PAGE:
There is no choice already. ICD10CM Official Coding Guidelines says that presumptive positive COVID-19 test results should be coded as U07.1 what is confirmed COVID by the definition. So it’s already there.
This becomes uncertain when we’re looking into the various definitions of Probable case:
- WHO/ECDC says the following:
Probable case is a suspected case for whom testing for virus causing COVID-19 is inconclusive (according to the test results reported by the laboratory) or for whom testing was positive on a pan-coronavirus assay.
This is still a suspicion according to ICD10CM:
If the provider documents “suspected,” “possible,” “probable,” or “inconclusive” COVID19, do not assign code U07.1. Assign a code(s) explaining the reason for encounter (such as fever) or Z20.828, Contact with and (suspected) exposure to other viral communicable diseases.
- CDC’s definition of Probable case refers to this guide that stands for a COVID, confirmed clinically AND/OR epidemiologically. And this should be mapped to the Condition, I think.
• Meets clinical criteria AND epidemiologic evidence with no confirmatory laboratory testing
performed for COVID-19.
• Meets presumptive laboratory evidence AND either clinical criteria OR epidemiologic
• Meets vital records criteria with no confirmatory laboratory testing performed for COVID19.
So the terminology is not just messy but might be controversial and we need to make the different decisions for the various definitions of the same terms.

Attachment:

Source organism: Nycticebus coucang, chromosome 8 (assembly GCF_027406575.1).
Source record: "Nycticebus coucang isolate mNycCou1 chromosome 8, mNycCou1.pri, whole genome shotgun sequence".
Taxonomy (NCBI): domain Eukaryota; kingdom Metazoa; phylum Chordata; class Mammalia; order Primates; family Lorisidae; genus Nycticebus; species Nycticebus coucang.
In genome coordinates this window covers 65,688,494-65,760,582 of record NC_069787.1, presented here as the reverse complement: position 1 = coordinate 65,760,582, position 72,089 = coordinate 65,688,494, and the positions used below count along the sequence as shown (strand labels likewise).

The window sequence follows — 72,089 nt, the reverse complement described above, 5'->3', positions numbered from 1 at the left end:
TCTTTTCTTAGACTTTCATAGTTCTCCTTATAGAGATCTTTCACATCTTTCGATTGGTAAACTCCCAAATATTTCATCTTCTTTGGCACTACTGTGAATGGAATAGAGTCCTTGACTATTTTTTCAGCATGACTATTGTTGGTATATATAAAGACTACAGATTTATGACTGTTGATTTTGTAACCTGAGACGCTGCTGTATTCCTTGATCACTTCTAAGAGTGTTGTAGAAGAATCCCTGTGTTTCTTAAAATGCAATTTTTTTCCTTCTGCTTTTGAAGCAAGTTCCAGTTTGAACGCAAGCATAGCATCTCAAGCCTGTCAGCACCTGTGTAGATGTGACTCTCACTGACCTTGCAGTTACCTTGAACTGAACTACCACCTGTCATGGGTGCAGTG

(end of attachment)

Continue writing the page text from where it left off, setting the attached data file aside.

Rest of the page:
There might not be a certain borderline. Somebody might want to take just lab-confirmed or also include:
- lab inconclusive (or positive in an unspecific panel) with any of clinical or epidemiological evidence;
- lab non-tested, but with both clinical and epidemiological criteria;
- lab non-tested, but with any of clinical or epidemiological criteria;
- vital records criteria.
Such abstractions should indeed be built on the analytical side, but there is no place to map “Clinically confirmed” or “2 out of 5 criteria confirmed” COVID right now. The main reason - criteria are still not defined and agreed. Also, we cannot split the complex constructions such as OR/AND/OR. And maybe it’s not the best approach to imply the Measurement events from the Disease dianosis criteria.
One of the possible solutions is:
- Explicitly stated Excluded and Suspected Conditions go to Observation Domain and live in respective hierarchies of Clinical finding absent and Disease suspected. They may form subhierarchies. Let’s say, “Probable case” will be a child of “Suspected case”; “COVID excluded using clinical diagnostic criteria” will be a child of “COVID excluded”.
- We draw the borderline a little bit closer to suspected than to confirmed, so that clinically or epidemiologically or somehow else diagnosed COVID becomes Condition. Everybody doing the same now, including SNOMED and ICDs.
- For the data sources where lab/epidemiological/any kind of other useful data is not sufficient, we support the analytics by an introduction of 'Maps to status" relationship. The level of certainty of Diagnosis will be mapped to various Condition Statuses including, but not limited to Probable, Presumptive positive, Disorder confirmed (somehow), Laboratory confirmed, Clinically confirmed, Epidemiologically confirmed, Clinically or epidemiologically confirmed, Vital records confirmed.